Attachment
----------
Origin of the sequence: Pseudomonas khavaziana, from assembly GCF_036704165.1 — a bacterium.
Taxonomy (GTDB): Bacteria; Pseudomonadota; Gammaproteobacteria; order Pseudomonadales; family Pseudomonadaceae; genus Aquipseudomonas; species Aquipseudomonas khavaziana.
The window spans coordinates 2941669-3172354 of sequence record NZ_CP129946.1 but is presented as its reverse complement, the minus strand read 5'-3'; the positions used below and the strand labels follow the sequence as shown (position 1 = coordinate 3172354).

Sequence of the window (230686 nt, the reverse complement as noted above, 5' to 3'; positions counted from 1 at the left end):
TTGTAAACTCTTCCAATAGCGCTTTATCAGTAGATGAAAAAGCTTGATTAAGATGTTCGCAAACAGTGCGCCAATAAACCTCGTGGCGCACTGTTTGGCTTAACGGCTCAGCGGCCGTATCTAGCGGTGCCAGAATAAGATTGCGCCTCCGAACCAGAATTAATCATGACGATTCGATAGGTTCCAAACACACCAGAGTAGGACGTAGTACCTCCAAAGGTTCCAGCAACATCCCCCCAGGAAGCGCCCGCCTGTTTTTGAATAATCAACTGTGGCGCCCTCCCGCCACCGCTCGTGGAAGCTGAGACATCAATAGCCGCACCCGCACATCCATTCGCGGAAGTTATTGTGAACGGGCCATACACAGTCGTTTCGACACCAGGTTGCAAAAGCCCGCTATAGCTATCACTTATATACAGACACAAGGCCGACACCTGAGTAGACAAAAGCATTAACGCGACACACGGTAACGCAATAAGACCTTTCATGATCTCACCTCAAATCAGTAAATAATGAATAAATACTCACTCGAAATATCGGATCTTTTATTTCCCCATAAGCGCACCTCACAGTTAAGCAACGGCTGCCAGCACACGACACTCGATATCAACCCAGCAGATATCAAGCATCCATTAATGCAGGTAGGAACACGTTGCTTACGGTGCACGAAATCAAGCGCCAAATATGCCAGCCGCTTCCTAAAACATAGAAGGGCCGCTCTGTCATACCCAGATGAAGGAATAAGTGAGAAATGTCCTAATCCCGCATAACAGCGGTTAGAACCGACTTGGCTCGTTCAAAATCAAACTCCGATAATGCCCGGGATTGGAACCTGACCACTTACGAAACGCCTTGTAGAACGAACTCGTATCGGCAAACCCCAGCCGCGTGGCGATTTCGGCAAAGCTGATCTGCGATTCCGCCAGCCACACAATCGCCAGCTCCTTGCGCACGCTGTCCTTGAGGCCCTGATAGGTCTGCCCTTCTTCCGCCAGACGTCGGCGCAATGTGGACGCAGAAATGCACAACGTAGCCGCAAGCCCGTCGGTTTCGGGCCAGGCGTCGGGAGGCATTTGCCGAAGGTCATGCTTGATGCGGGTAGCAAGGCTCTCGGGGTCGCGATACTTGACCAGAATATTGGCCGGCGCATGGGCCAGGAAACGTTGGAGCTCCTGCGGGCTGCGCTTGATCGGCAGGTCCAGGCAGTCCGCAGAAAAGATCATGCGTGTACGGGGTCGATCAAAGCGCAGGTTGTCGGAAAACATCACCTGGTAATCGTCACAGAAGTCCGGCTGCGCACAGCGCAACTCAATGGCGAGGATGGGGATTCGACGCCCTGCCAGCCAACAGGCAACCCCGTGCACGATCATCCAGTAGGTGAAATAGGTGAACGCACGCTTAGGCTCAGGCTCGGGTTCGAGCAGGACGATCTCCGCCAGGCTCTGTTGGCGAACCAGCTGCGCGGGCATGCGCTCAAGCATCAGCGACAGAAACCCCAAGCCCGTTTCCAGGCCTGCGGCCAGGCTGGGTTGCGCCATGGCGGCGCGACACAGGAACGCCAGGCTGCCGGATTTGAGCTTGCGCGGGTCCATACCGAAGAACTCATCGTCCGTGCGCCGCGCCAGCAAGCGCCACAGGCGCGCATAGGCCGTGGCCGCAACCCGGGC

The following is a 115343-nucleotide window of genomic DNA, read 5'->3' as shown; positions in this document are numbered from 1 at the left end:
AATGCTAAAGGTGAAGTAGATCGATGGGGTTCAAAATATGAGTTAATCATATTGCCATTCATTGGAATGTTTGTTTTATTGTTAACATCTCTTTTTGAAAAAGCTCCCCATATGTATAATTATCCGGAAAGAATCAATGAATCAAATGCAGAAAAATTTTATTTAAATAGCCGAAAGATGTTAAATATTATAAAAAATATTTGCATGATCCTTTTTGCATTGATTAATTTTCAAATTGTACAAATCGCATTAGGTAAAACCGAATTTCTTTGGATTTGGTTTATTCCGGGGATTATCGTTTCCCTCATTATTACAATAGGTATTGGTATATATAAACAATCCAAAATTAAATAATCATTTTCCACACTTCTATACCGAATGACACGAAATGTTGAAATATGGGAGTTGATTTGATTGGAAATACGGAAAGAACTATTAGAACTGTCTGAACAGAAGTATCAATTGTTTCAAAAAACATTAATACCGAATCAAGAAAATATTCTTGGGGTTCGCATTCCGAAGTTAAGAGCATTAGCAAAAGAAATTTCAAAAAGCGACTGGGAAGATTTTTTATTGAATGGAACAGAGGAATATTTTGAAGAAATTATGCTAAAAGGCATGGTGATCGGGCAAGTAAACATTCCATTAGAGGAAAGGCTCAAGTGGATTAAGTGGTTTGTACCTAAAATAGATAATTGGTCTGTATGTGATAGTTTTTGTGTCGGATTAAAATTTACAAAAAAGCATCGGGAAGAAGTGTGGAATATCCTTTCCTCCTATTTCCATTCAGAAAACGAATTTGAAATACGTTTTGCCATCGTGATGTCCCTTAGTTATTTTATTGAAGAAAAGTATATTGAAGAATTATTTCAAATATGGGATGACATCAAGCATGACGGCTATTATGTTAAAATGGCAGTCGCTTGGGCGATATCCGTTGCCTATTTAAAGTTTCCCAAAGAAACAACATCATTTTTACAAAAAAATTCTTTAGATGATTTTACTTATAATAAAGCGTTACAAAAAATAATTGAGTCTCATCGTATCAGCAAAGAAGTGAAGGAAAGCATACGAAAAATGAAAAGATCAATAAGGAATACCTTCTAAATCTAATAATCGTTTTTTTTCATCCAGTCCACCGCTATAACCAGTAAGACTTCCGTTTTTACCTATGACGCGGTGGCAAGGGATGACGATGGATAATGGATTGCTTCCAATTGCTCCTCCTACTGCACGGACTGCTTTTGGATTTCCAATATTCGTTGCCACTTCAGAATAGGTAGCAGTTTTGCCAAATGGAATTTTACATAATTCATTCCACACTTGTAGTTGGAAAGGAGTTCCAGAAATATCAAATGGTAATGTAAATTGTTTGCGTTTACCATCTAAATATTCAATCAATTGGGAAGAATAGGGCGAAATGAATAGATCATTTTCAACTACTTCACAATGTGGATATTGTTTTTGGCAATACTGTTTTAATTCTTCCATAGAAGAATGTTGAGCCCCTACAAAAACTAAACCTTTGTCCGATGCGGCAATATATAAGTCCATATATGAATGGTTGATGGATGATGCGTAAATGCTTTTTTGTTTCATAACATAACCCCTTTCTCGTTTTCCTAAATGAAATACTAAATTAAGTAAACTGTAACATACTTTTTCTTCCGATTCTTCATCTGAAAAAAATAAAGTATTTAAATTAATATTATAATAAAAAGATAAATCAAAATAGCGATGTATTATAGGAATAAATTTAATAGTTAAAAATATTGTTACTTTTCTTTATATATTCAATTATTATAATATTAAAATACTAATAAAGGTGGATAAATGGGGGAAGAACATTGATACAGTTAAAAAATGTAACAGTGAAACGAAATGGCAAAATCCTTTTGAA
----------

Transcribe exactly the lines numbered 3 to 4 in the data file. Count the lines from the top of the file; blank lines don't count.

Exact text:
The window spans coordinates 2941669-3172354 of sequence record NZ_CP129946.1 but is presented as its reverse complement, the minus strand read 5'-3'; the positions used below and the strand labels follow the sequence as shown (position 1 = coordinate 3172354).

Sequence of the window (230686 nt, the reverse complement as noted above, 5' to 3'; positions counted from 1 at the left end):